If your tour operator goes into administration and can’t send you on a trip you booked, you can claim your money back through the ATOL scheme. If they shut down in the middle of your holiday — which could leave you stranded overseas with no way of getting back — you can use your ATOL cover to claim compensation and get yourself on a “repatriation flight” home at the end of your stay.
But while the ATOL scheme is an essential part of the package travel regulations that give holidaymakers peace of mind, it’s also important to understand what ATOL protection doesn’t cover.
The ATOL scheme covers package holidays and trips where you’ve booked more than one element of your trip (for example, flights, accommodation, and airport transfers) with the same company. If you booked your flights and hotel separately, you won’t be ATOL protected.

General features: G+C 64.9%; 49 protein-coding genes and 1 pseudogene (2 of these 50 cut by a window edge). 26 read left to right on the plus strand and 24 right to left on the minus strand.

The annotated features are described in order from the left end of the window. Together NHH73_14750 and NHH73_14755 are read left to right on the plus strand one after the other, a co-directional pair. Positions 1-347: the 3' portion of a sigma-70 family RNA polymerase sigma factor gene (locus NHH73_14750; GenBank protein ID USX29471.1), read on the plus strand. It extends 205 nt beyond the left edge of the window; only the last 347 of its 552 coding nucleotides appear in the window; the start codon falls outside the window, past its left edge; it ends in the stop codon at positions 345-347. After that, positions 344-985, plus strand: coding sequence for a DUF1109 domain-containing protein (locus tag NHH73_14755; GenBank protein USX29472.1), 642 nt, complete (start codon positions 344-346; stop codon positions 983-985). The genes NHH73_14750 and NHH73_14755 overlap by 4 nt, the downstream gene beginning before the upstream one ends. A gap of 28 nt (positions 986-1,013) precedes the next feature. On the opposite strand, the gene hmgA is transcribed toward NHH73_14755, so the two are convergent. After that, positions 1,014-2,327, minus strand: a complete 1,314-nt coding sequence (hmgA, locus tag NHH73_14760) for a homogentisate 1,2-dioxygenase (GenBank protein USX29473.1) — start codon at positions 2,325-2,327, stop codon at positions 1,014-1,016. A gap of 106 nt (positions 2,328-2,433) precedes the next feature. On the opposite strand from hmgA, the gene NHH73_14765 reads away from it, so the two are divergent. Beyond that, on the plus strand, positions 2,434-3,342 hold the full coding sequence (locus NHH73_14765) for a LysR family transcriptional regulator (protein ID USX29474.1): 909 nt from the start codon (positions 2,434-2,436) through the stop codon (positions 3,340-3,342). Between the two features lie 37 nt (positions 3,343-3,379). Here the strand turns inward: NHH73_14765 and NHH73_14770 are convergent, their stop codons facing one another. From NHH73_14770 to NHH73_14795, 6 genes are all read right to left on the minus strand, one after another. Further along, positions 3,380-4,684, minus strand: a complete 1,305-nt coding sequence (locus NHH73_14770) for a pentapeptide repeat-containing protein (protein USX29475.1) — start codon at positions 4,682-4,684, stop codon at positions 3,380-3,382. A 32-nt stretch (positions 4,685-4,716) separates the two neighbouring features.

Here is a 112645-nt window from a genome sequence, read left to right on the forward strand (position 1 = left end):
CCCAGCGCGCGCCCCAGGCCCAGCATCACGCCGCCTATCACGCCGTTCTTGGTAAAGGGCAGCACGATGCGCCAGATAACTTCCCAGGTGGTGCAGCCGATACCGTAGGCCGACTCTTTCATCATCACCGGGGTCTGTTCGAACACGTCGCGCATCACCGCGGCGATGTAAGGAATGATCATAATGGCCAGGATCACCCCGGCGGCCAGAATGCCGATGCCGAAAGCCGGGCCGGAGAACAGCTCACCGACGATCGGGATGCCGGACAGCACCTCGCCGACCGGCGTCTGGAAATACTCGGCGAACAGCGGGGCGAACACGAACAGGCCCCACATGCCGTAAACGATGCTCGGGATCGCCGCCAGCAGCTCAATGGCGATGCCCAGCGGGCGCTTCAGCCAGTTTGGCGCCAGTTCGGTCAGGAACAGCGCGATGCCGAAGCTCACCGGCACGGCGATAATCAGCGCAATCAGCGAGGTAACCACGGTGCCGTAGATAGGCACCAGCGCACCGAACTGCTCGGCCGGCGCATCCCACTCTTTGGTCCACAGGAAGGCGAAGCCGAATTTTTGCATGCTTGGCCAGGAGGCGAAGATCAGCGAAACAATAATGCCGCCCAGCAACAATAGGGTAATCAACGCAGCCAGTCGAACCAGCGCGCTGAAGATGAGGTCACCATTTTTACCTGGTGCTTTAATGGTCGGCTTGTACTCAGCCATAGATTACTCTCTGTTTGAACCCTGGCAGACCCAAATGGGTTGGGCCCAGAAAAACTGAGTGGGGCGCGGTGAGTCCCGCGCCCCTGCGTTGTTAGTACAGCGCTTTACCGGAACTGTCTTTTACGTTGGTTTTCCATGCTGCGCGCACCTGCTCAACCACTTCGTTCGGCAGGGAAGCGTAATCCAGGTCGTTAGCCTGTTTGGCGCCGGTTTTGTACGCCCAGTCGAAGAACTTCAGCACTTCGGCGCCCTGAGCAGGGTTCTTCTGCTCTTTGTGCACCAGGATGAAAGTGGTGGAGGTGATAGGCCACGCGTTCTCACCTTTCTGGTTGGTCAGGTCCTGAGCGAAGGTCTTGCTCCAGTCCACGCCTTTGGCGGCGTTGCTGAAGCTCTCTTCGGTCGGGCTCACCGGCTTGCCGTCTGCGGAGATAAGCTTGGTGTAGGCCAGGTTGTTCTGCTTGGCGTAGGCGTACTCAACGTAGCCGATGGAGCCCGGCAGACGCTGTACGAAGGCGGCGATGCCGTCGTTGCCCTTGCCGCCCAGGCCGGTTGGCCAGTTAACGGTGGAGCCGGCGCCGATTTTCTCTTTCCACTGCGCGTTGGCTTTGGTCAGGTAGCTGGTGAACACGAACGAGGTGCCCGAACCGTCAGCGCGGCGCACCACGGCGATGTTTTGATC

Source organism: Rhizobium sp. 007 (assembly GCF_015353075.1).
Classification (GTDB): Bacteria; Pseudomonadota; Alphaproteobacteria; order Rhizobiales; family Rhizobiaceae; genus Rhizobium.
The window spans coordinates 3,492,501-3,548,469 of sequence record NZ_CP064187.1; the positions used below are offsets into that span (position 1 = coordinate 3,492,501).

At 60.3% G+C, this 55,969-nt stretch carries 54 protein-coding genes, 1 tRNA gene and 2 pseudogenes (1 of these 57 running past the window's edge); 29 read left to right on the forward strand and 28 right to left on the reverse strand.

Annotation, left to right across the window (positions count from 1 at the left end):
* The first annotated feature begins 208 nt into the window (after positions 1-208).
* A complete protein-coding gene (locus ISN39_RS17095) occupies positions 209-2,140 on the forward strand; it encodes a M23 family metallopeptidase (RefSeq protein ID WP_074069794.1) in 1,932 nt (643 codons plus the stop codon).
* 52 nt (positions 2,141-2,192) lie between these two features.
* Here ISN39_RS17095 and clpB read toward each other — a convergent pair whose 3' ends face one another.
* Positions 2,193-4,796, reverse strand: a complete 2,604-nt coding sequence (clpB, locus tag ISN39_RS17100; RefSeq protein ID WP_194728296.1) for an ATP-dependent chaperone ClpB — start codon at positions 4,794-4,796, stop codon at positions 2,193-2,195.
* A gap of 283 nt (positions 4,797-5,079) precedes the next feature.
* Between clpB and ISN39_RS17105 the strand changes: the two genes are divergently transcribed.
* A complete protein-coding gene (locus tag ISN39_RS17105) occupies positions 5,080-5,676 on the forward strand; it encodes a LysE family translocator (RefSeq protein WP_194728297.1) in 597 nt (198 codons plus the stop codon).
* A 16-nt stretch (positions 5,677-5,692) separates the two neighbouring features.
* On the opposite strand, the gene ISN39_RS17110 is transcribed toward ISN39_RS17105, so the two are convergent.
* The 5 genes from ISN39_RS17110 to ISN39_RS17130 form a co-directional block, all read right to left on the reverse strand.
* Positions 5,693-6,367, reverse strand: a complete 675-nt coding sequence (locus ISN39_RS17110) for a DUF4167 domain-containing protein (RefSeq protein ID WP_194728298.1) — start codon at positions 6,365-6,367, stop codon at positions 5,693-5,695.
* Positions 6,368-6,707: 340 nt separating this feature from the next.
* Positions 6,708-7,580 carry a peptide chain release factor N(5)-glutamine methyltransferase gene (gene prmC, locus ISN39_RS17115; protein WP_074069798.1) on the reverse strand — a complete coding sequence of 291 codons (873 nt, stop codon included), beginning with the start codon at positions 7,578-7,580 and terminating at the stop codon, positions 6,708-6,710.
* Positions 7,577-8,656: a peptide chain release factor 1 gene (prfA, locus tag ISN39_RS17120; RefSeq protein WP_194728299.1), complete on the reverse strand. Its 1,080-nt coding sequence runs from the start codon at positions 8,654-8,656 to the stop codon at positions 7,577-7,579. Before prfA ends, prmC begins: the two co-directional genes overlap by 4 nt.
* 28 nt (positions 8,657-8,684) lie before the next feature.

So if, for example, you have flight-only bookings and your airline goes out of business, you’ll have to find another way to claim your money back. You’ll also have to organise replacement flights yourself — potentially at an extra cost.
It’s important to recognise that ATOL protection is not the same as travel insurance. It only protects you in very specific circumstances. If your holiday is cancelled or you get stuck because of illness, injury, lost travel documents, or any other reason apart from your tour operator going bust, you’ll have to rely on your travel insurance instead.
Is ATOL the same as ABTA?